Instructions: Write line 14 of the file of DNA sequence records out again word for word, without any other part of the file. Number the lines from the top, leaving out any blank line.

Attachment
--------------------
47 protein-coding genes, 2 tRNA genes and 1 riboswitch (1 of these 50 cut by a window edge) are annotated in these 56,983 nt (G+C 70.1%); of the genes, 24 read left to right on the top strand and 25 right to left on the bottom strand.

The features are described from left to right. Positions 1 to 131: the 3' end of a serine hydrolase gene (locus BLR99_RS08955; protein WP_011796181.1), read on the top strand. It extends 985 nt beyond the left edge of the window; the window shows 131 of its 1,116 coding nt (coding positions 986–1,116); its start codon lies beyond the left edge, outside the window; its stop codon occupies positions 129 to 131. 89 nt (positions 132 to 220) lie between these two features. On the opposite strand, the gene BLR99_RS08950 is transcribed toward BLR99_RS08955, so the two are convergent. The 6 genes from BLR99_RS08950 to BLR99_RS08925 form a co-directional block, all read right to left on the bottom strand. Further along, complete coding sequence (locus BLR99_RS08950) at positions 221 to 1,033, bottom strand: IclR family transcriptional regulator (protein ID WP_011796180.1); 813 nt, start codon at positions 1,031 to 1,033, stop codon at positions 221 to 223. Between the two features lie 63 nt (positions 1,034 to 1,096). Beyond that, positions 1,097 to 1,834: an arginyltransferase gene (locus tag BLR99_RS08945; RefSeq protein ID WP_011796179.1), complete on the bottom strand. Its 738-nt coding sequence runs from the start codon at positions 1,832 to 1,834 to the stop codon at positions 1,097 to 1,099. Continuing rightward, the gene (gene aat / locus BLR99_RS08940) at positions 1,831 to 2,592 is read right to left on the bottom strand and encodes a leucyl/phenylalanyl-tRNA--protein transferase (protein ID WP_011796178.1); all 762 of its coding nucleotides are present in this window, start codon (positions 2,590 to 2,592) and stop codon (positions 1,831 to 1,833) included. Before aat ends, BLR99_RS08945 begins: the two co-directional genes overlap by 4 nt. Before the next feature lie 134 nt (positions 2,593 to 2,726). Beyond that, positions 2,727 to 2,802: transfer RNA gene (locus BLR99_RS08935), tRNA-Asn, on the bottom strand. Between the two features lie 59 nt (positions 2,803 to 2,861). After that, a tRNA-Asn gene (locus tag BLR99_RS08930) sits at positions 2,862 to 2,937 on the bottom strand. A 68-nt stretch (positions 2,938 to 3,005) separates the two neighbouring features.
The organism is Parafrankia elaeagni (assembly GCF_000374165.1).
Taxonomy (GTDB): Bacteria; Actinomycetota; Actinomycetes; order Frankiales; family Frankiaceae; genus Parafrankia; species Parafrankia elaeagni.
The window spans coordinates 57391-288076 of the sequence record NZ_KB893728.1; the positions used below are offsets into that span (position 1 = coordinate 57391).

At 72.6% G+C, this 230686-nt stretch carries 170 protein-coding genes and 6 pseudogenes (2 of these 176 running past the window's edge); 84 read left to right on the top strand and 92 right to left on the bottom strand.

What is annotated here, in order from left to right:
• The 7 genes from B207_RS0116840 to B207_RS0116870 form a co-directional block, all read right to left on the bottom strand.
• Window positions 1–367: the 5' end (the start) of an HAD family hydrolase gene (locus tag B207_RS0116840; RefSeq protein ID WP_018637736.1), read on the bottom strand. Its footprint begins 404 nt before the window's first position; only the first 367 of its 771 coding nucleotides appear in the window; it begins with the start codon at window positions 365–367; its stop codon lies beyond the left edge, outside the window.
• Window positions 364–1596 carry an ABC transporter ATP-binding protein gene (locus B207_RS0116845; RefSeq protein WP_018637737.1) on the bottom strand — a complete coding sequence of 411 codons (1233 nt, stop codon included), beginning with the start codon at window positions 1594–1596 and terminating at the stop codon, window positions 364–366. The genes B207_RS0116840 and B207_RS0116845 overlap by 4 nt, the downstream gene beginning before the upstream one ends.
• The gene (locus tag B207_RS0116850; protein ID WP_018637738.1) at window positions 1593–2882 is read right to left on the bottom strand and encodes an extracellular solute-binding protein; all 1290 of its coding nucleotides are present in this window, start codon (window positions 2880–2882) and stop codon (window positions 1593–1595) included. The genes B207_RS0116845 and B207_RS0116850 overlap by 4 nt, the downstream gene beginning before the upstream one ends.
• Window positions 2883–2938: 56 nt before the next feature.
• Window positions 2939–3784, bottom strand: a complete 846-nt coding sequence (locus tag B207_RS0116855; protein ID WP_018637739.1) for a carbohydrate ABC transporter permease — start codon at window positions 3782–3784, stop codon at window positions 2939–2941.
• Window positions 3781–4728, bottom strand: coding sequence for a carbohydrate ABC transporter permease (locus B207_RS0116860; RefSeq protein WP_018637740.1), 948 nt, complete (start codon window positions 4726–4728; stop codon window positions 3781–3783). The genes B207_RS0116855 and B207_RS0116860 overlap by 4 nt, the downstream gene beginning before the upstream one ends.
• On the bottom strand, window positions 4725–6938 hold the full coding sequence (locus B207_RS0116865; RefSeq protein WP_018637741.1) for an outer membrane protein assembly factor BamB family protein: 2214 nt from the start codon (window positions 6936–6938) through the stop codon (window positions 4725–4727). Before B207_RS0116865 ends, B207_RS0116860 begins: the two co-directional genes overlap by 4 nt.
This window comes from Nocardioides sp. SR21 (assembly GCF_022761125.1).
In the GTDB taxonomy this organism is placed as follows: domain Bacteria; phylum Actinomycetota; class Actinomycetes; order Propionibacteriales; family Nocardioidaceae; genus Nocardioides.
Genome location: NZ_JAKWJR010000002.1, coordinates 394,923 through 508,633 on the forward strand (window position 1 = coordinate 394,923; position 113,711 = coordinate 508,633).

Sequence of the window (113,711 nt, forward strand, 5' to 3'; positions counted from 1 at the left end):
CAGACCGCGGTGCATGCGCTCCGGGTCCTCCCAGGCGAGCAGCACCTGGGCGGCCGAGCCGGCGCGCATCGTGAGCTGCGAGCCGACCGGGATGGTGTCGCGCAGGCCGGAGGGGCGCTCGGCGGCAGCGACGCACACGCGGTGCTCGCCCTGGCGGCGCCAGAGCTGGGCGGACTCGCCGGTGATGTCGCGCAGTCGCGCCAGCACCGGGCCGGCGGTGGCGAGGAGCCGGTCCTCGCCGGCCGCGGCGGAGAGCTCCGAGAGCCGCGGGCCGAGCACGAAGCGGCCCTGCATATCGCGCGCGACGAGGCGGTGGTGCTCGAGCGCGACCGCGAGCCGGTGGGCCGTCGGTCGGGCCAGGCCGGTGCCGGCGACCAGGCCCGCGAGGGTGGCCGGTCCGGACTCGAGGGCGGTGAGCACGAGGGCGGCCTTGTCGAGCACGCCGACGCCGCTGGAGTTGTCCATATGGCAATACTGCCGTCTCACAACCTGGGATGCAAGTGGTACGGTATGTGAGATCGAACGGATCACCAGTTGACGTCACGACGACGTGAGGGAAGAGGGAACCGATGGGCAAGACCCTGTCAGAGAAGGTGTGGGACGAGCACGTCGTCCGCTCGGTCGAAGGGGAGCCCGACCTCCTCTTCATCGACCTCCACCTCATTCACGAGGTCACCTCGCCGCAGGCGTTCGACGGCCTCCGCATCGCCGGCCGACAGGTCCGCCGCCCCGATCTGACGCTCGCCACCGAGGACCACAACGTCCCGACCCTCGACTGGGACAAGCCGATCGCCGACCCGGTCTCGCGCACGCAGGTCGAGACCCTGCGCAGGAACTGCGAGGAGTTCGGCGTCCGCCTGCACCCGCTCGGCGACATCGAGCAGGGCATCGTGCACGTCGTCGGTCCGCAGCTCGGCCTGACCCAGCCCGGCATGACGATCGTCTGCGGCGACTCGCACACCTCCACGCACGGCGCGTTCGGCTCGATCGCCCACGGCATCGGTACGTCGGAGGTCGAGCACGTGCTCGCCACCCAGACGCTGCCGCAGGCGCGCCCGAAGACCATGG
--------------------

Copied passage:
• Window positions 3781–4728, bottom strand: coding sequence for a carbohydrate ABC transporter permease (locus B207_RS0116860; RefSeq protein WP_018637740.1), 948 nt, complete (start codon window positions 4726–4728; stop codon window positions 3781–3783). The genes B207_RS0116855 and B207_RS0116860 overlap by 4 nt, the downstream gene beginning before the upstream one ends.